I am trying to solve the following coupled partial differential equations with a finite difference scheme: $$\partial_tf+v\partial_zf+\partial_z\frac{1}{W}\partial_zf=0$$ $$\partial_tW+v\partial_zW-\partial_zf=0,$$

where both f and W depend on t and z. In order to solve both equations simultaneously I am trying to use vector notation. However the diffusion term in the first equation is non-linear. How can I linearise this?


I have previously solved them in a semi-implicit scheme one after another, using the result of one equation in the other one. This however is explicit and requires very small timesteps, making the program to slow to be useful.

The basic idea is now to write them in a vector/matrix form and solve them simultaneously - again using finite differences. This requires the equation to be of the form: $$\begin{array}{c} f \\ W \end{array}=\vec{f}$$


where all matrices $\textbf{C}$ are independ of $\vec{f}$.

The full problem consists of an additional dimension treated in LOD and a discontinuity in $v$ and $W$. Therefore, I do not expect standard ODE solvers to work.

Is there any way (substitution, or other) to make this possible?

  • $\begingroup$ One good way to solve this problem would be to discretize the PDEs by finite difference in the spatial variable z, and then put the resulting system of ODEs into a standard ODE integrator. You don't need to linearize anything; if the equations are nonlinear then solve them the way they are. $\endgroup$ – Maxim Umansky Feb 17 at 20:13
  • $\begingroup$ Thank you for your answer! I realised it is necessary to update the question. The equations contain a discontinuity, where instead of the above equations the shock equation has to be solved. And to my knowledge ODE solvers cannot deal with this. (The treatment at the shock, namely the modification of the Thomas algorithm I know and most likely will be able to adapt if necessary) $\endgroup$ – Hanno Jacobs Feb 17 at 21:14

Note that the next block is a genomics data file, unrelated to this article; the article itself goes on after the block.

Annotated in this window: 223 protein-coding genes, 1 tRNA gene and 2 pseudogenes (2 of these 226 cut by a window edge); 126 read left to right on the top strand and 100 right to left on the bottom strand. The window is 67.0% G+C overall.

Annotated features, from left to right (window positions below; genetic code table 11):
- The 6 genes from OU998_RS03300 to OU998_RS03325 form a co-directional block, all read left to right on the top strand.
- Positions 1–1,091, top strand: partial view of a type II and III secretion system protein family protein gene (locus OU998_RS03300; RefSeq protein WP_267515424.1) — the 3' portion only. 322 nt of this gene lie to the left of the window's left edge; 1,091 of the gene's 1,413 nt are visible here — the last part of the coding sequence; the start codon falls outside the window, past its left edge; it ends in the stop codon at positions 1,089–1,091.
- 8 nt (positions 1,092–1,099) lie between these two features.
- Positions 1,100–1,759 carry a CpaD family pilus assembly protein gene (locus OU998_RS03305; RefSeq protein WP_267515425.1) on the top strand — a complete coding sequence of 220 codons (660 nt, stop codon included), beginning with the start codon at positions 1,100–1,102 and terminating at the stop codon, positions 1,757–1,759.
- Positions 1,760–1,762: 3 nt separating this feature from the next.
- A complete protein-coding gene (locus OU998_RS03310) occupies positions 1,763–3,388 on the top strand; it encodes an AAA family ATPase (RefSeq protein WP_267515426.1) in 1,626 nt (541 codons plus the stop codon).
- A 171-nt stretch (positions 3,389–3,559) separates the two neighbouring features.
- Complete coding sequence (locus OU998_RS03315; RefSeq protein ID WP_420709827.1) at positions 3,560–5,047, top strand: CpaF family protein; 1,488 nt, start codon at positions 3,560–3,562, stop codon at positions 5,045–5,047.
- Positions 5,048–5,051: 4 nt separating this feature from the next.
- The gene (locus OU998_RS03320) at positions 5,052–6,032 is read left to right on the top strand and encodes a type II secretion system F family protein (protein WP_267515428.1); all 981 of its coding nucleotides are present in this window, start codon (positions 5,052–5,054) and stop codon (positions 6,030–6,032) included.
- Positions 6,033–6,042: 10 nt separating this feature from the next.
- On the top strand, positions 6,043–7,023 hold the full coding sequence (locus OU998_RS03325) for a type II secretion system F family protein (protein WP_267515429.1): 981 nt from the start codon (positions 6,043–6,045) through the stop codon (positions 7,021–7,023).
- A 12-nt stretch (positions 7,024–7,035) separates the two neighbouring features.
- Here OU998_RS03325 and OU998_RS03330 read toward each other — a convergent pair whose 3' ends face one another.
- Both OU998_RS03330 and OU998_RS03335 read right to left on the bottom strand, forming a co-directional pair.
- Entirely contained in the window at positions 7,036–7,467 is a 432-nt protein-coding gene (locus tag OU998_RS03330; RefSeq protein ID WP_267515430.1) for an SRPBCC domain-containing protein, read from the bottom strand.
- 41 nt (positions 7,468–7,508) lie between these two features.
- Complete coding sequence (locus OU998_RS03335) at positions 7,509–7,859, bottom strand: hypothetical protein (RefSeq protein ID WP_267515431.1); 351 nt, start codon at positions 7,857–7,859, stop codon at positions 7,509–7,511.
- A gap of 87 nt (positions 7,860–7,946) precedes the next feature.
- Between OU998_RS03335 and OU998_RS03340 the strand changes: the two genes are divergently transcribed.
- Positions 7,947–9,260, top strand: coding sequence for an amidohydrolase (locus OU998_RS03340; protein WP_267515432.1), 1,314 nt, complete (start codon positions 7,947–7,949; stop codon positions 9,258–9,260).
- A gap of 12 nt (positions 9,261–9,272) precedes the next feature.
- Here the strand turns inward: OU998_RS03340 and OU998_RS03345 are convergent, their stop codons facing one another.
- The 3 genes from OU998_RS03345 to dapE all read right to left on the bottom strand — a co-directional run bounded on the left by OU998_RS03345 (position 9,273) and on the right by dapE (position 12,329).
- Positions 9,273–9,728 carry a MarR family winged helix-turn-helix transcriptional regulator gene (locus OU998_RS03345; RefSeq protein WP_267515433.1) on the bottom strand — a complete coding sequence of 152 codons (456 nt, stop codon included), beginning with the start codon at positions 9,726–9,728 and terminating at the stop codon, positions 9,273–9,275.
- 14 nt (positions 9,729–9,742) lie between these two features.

• 1
    $\begingroup$ If the solution contains a shock-like discontinuity that's not too bad actually; a simple way to deal with this is to add a small diffusive term to the equation, so that the discontinuity becomes a narrow smooth boundary layer that can be resolved. $\endgroup$ – Maxim Umansky Feb 17 at 23:49
  • $\begingroup$ I need to clarify the type of discontinuity. Both $W$ and $v$ are discontinuous, this means your approach will not work, if I understand correctly. Furthermore, I want to solve this in my own finite difference scheme if somehow possible, even if it is not the best approach. Sorry I am trying to break down the problem as far as possible, which in this case was to far I guess. Appreciate your help! $\endgroup$ – Hanno Jacobs Feb 18 at 9:09
  • $\begingroup$ That has to be understood at the level of the underlying PDE, not the numerical methods. If W is discontinuous, how do we interpret the derivative $\partial_{z} W$? Do we mean there is a matching condition at the discontinuity? $\endgroup$ – Maxim Umansky Feb 18 at 16:19

Your Answer

By clicking “Post Your Answer”, you agree to our terms of service, privacy policy and cookie policy

Browse other questions tagged or ask your own question.